Needless to say, experiencing anxiety as soon as you wake up is a horrible feeling. It can be something as minor as a sinking feeling in the pit of your stomach, a racing heart, feelings of fear and dread, or it can be a full blown panic attack. Sometimes we have reasons for waking up with anxiety – maybe you have a job interview or have to face something unpleasant; however, more often there is no explanation for the sense of dread and discomfort you feel as soon as your eyes open. So what can you do when you wake up feeling anxiety and panic?
- Give yourself five minutes to lie in bed and use a relaxation type coping skill such as mindfulness of the breath or safe place visualization. Both skills are easy and can be done quickly – anytime, anywhere, which makes them ideal go-to skills for when you wake up with anxiety.
- Mindfulness of the breath is done by simply focusing your attention on your breath. There is no need to count or control your breathing in any way. Just notice your breath and how your body feels when you inhale and exhale. If your mind wanders during this exercise, that is ok, just continue to focus your attention back to your breath. For more info on this skill, click here: http://healthypsych.com/5-minute-mindful-breathing-exercise
- Safe place visualization is one of my favorite coping skills. The most important thing to remember when using this skill is to use all of your senses. So, the first thing to do is choose a safe place – maybe it is a favorite place you’ve been or someplace you’ve simply imagined. My safe place is a beach on Cape Cod. Once you’ve identified your safe place, close your eyes and imagine yourself there. And remember – use all of your senses to do this! What does your safe place look like? What do you hear there? Are there scents that are associated with your safe place? Do you feel anything? Don’t forget taste! Using these questions, the way I visualize myself in my safe place is seeing the sand, the waves, the sunny, blue sky. I can hear the waves crashing and the birds singing. I can feel the sun on my face and I can feel the sand between my toes. I feel the cold water when I walk up to the ocean and I can smell the sea. I see the shells and the round rocks and I feel how smooth they feel when I bend over and pick them up. I can even taste the salt from the water on my lips. Really take a few minutes to immerse yourself in your safe place and experience being there.
- Get up! Don’t allow yourself to lie in bed any longer than five minutes and don’t allow that at all if you aren’t going to engage in one of the relaxation skills mentioned above. As soon as you get up, make sure you do one of a few things – exercise, get in the shower, or brush your teeth. These things are stimulating and will help force your senses away from the anxiety feelings. While you are participating in exercise, showering or brushing your teeth do so in a mindful way. What does that mean? Well, it means being present and observing/describing to yourself what you are doing and experiencing. What does the water feel like? What is the temperature? How does the soap smell? What does the toothpaste smell like? How does your body feel while you’re exercising? Are you jogging outside? If so, what do you see, hear, and smell? Force yourself to focus on the details and the experience of whatever you are doing.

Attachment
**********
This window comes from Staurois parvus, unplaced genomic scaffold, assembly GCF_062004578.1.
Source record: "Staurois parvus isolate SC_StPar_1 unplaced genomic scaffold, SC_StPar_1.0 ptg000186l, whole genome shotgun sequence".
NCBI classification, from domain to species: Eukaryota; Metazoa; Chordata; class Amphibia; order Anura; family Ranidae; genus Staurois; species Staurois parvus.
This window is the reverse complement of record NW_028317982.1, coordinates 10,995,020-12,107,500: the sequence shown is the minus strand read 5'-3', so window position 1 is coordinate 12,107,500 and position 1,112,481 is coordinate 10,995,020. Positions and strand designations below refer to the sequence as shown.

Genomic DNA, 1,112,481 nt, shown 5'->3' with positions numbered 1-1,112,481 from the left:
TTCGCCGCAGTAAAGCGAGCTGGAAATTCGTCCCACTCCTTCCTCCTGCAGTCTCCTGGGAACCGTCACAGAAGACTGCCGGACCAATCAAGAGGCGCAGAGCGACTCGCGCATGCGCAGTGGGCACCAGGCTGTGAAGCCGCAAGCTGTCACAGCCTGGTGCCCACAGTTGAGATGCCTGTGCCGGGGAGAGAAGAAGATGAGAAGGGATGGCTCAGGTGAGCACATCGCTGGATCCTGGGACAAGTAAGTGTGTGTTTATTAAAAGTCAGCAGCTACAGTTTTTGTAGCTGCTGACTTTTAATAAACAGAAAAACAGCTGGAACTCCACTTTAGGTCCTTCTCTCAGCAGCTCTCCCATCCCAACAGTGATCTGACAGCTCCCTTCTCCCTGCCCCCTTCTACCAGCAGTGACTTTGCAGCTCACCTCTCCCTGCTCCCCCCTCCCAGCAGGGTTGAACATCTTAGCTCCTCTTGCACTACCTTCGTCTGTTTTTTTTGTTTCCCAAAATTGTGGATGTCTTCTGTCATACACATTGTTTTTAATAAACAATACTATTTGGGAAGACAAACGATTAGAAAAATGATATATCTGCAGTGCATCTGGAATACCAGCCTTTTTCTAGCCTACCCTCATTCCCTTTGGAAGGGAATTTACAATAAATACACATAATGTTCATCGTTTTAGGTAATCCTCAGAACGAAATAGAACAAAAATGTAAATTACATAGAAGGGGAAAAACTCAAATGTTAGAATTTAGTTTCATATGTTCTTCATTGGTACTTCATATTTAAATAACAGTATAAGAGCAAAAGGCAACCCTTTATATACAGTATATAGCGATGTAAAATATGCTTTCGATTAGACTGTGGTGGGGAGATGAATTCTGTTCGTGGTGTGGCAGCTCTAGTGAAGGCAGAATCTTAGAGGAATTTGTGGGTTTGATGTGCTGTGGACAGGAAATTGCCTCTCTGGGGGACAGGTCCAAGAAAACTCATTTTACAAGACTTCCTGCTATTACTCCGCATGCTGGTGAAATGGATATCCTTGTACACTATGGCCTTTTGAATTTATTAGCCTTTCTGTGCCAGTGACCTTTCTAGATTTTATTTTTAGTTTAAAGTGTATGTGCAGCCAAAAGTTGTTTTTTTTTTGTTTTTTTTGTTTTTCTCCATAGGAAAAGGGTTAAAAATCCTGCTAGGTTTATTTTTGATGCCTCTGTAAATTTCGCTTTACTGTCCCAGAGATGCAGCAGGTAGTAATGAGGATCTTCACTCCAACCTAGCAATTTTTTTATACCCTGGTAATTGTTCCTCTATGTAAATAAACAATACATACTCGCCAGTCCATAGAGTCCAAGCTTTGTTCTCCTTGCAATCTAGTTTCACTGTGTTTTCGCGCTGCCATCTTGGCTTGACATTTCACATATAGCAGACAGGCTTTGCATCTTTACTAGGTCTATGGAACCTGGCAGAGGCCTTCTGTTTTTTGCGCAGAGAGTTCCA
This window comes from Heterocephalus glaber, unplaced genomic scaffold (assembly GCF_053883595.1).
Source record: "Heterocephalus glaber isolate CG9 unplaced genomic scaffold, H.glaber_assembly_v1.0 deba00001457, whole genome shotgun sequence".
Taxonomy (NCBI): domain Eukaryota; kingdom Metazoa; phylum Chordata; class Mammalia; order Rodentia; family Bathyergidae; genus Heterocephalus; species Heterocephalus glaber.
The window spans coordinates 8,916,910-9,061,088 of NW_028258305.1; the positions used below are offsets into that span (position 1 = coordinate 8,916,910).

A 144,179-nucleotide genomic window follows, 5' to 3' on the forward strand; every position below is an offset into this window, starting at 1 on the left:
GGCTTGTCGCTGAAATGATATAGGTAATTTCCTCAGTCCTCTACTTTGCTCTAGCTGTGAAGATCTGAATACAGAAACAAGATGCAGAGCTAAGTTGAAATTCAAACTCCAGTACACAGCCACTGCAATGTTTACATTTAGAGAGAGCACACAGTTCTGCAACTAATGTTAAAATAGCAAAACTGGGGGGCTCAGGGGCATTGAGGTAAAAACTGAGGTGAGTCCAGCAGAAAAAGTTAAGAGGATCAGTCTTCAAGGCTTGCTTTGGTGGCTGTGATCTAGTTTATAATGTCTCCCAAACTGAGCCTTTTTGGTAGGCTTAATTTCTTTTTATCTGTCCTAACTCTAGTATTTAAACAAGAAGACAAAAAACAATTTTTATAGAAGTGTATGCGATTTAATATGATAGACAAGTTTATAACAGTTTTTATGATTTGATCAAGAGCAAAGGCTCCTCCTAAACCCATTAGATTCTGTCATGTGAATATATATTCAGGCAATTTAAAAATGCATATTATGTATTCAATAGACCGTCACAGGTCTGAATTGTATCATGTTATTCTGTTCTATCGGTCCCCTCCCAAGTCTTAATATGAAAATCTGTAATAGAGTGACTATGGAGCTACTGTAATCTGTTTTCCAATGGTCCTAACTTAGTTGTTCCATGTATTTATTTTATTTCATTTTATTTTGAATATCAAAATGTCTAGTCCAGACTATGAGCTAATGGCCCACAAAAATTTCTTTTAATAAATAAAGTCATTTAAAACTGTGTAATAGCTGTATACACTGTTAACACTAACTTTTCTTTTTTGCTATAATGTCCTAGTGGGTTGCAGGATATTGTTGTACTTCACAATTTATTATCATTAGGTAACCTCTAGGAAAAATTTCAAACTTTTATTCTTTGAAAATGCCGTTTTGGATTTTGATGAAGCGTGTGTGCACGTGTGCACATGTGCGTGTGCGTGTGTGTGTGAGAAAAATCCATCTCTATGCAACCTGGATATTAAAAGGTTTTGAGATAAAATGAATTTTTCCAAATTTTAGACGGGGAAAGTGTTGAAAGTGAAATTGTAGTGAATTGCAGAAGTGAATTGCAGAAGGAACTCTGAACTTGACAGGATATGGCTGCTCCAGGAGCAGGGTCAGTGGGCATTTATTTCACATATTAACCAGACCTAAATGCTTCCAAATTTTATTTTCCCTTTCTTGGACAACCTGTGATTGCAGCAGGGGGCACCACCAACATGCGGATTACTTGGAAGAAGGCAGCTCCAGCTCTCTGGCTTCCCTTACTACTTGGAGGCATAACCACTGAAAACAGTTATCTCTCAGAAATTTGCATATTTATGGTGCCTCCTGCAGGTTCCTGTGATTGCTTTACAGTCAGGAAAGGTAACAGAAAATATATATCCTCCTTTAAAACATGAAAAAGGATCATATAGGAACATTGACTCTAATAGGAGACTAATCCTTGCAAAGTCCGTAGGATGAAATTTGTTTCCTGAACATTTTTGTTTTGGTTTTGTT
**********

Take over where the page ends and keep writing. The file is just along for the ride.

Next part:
- Stay away from caffeine. It might seem like a good idea to have a cup of coffee to help wake you up, but caffeine can actually make your anxiety worse.
- So this one is something you will actually have to consider the day or night prior. Have a plan for your day. This is particularly important for people who don’t have a lot of structure built into their lives for whatever reason, because anxiety often comes from a fear of the unknown or a lack of control. So if you don’t work, work from home, go to school part time, or have some other reason for not having structure, you will need to create your own structure by having a plan. Having a plan doesn’t mean you have to have every second of your day mapped out, but you should have a good idea of how you would like to spend your time. What time you need to get up, what you will do as soon as you get up, what you’d like to accomplish during the day are some of the things you will need to consider. If you have already answered these questions the day before, you will feel less likely to wake up anxious and in a panic.
- Another proactive thing to do to reduce worry and anxiety in the morning is to start a gratitude journal and write in it before you go to sleep each night. Gratitude journals don’t have to take a lot of time and are very simple and fulfilling to maintain. Simply take a few moments each night to reflect on the things in life you are grateful for and try to come up with new things daily. It doesn’t help much if you write the same things over and over. Really push yourself to identify something that happened in each day that was positive and made you feel good. Keeping a gratitude journal helps with morning anxiety in two ways – first it puts you in a positive mindset before you go to sleep and secondly, you then have something encouraging to review when you wake up with anxiety or at any time when you’re feeling worried or sad.
- Talk to a therapist. Often the anxiety we wake up with is caused by an underlying reason. So, if waking up with anxiety becomes a regular thing for you, talking to a professional can help. You will be able to learn how to identify your anxiety, where it might be coming from, and how to learn to live with it or even eliminate it!
For more information about anxiety or to schedule an appointment, call 585-299-1010 today!